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Journal Article

Technological and social networks of a pastoralist artificial society: agent-based modeling of mobility patterns


Schickhoff ,  Meike
Climate-Biogeosphere Interaction, The Ocean in the Earth System, MPI for Meteorology, Max Planck Society;

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Rodriguez Lopez, J. M., Schickhoff, M., Sengupta, S., & Scheffran, J. (2021). Technological and social networks of a pastoralist artificial society: agent-based modeling of mobility patterns. Journal of Computational Social Science, 4, 681-707. doi:10.1007/s42001-020-00100-w.

Cite as: https://hdl.handle.net/21.11116/0000-0009-F1A4-D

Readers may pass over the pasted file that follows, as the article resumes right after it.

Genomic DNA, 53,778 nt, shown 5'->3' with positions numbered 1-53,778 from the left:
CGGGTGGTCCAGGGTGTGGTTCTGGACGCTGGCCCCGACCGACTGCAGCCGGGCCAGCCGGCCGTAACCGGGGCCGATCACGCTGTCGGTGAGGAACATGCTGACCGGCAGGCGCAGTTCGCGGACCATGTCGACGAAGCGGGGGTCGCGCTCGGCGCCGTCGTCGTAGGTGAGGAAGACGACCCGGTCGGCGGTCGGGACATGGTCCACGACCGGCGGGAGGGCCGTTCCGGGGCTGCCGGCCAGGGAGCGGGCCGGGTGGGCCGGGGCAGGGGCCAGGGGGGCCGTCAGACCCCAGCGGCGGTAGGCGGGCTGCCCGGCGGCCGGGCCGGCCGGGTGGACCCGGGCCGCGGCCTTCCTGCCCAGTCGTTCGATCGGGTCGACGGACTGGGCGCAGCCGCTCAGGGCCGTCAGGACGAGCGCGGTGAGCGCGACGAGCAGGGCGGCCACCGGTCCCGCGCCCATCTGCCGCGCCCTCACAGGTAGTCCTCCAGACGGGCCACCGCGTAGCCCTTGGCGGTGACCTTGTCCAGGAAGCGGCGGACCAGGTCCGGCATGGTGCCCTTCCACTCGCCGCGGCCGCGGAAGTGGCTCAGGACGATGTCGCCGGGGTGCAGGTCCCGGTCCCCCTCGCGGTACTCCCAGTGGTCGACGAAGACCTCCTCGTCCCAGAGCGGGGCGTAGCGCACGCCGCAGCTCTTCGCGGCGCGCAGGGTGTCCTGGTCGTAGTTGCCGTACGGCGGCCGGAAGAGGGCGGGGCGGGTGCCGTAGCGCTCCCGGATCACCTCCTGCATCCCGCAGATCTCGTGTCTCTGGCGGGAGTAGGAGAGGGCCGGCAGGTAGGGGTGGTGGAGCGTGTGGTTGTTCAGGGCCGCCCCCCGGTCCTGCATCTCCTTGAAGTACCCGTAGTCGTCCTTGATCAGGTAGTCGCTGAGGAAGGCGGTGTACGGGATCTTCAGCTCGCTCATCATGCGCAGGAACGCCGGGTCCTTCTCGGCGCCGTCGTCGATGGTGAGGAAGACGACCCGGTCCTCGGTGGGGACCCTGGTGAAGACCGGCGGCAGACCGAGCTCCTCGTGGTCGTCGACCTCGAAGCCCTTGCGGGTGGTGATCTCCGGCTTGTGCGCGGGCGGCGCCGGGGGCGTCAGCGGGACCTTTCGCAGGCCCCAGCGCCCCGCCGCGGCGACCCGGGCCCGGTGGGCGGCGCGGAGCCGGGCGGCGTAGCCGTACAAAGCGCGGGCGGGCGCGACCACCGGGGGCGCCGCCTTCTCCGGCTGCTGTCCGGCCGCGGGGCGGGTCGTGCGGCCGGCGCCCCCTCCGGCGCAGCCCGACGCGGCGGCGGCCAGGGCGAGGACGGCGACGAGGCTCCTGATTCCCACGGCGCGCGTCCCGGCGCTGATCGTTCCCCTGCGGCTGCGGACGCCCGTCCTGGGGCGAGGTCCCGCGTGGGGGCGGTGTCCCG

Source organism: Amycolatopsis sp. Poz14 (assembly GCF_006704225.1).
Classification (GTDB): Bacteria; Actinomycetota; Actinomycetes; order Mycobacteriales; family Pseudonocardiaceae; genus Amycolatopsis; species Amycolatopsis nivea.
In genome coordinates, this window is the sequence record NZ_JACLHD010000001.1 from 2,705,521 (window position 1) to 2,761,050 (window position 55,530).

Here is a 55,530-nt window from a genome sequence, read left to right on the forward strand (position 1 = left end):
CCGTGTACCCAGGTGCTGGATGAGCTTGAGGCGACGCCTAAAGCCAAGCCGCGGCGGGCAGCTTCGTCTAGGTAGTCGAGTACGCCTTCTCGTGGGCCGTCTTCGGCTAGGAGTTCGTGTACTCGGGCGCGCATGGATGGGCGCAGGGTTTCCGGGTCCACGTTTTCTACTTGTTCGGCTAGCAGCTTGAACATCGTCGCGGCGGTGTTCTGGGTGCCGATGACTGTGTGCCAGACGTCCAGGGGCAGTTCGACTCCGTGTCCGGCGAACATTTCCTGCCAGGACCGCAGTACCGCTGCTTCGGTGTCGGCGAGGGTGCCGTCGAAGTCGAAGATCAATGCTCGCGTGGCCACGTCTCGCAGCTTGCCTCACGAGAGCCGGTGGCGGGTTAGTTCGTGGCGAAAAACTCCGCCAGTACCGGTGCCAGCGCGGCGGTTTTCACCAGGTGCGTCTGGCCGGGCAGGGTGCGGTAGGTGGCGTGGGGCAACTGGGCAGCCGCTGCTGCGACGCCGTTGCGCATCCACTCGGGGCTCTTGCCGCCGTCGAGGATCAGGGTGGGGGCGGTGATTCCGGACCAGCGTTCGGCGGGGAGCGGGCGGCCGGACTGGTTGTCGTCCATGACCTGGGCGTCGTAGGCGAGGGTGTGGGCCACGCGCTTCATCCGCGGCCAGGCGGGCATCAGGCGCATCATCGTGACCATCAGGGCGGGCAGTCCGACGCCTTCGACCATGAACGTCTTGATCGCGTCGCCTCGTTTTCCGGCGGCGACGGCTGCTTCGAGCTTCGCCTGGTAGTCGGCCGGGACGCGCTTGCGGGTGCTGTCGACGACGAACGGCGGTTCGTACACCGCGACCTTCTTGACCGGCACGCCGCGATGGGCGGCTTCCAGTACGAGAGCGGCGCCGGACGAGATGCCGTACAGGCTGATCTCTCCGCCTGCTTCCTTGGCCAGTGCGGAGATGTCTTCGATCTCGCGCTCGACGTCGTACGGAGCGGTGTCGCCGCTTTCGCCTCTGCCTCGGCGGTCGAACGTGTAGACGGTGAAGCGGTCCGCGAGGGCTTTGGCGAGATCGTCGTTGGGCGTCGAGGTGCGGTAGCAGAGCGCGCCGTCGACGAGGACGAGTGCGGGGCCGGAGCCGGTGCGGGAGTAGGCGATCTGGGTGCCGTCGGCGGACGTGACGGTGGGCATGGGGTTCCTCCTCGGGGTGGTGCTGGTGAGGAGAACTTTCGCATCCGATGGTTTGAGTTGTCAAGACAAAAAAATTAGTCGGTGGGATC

This paper explores the advantages of simulation to raise the question of how digital and social networks affect the mobility in a pastoralist artificial society in the context of environmental degradation. We aim to explore mechanisms and develop scenarios, which are going to be validated through further research. We use a model of a simple pastoralist society in a world without borders to migration by adding the possibility of experiencing the effects of social structures (such as family and friends) and technological networks (e.g., social media). It appears obvious that pastoralist mobility depends on other dimensions as land tenure and traditional knowledge; however, isolating these two effects and experimenting in a simple society allow us to filter the multidimensionality of mobility decisions and concentrate on comparing scenarios in several different social structures and technological network combinations. The results show an expected behavior of more connection and more mobility, and a non-linear emergent behavior where pastoralists wait for a longer amount of time to mobilize when they interact using powerful social and technological networks. This occurs until they decide to move, and then, they mobilize more quickly and strongly than they did when communication was non-existent between them. The literature on migration explains this emergent non-linear behavior.